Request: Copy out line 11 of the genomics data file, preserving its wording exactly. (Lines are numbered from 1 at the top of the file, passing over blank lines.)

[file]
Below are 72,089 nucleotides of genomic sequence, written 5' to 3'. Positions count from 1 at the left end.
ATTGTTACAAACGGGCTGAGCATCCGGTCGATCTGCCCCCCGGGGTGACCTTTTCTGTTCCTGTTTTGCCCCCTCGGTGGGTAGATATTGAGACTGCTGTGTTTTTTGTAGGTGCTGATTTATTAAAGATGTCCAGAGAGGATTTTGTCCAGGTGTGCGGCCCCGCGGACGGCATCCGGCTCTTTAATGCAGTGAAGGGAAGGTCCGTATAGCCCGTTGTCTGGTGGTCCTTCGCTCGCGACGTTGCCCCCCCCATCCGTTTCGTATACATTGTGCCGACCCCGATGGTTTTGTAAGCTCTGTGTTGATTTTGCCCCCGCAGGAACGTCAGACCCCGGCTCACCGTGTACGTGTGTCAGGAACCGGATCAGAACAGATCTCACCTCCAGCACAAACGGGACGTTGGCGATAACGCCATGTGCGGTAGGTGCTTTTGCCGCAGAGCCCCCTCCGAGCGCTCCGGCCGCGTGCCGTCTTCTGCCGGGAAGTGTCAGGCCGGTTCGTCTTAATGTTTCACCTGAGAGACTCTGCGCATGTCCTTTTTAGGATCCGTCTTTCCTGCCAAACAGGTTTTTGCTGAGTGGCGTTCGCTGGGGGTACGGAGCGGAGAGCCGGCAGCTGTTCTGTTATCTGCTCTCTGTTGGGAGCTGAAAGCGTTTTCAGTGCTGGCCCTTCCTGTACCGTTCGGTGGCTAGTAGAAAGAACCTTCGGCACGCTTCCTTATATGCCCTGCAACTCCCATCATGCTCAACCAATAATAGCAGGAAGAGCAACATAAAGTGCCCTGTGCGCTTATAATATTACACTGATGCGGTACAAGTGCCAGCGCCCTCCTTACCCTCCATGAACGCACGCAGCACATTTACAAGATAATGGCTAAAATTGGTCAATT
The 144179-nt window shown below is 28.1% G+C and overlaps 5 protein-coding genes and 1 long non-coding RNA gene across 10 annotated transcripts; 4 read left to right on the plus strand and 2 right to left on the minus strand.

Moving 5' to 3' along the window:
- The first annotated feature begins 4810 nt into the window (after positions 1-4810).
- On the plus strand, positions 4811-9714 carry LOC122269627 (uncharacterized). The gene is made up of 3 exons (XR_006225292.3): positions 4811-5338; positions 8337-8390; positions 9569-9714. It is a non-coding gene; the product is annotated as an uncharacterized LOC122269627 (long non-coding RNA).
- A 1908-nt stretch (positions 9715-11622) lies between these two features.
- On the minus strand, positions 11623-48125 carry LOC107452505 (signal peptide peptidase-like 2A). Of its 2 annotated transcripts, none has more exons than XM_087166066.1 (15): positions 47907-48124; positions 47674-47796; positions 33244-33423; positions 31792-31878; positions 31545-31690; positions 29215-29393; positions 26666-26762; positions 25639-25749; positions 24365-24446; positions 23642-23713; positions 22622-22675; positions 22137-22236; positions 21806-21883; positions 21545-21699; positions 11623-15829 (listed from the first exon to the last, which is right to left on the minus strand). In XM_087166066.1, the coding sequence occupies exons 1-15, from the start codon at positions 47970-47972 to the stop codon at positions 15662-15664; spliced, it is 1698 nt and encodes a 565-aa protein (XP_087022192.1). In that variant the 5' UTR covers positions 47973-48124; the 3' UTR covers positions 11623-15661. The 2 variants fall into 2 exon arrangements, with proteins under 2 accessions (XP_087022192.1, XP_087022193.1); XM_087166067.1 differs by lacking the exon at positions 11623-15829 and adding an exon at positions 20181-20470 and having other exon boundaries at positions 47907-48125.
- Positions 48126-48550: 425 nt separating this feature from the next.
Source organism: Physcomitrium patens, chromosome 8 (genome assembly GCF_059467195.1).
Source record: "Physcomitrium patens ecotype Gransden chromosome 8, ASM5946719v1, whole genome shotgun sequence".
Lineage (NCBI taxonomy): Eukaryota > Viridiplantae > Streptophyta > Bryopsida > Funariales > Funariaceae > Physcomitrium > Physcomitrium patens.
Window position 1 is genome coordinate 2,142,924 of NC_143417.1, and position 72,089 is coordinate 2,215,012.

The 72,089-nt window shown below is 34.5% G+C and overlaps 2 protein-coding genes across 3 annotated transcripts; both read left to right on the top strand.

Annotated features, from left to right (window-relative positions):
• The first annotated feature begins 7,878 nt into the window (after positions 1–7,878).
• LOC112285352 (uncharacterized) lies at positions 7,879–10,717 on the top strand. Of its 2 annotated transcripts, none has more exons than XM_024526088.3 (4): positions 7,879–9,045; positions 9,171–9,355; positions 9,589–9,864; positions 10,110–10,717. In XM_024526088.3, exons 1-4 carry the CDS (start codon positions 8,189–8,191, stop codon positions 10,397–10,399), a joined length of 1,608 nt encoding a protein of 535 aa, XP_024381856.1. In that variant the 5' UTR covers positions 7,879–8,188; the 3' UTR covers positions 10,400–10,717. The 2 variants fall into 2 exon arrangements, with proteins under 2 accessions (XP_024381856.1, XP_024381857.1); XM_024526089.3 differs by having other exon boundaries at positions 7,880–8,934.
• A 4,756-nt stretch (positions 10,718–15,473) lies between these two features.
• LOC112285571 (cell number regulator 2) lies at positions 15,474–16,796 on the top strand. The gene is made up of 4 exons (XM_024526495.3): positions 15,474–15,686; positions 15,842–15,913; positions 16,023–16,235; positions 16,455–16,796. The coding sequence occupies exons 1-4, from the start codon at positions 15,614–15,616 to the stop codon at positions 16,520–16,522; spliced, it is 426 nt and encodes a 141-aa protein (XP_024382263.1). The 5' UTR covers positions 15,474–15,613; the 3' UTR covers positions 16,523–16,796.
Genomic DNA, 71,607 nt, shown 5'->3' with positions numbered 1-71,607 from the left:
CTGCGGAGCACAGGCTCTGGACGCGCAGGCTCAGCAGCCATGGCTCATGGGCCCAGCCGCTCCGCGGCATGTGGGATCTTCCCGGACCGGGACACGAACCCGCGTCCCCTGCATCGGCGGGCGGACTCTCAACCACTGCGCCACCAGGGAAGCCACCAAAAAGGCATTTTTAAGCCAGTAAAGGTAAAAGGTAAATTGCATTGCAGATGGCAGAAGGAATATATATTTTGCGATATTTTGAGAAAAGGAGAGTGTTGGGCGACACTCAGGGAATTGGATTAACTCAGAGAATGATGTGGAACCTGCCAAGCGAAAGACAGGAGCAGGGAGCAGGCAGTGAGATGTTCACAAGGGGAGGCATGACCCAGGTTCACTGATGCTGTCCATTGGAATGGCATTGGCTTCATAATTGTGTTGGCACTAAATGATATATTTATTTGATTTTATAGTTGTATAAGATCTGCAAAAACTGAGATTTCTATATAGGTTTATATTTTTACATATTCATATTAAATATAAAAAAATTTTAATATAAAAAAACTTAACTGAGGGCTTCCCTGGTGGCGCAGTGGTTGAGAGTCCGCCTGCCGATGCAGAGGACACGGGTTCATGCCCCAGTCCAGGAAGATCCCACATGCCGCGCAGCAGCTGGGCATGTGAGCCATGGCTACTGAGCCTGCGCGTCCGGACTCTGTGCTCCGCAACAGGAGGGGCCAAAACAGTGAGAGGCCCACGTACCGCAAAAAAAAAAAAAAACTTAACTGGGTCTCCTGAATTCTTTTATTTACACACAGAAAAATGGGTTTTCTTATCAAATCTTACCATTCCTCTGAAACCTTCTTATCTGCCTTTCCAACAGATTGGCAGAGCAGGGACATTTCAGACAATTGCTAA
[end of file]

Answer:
Source record: "Physcomitrium patens ecotype Gransden chromosome 8, ASM5946719v1, whole genome shotgun sequence".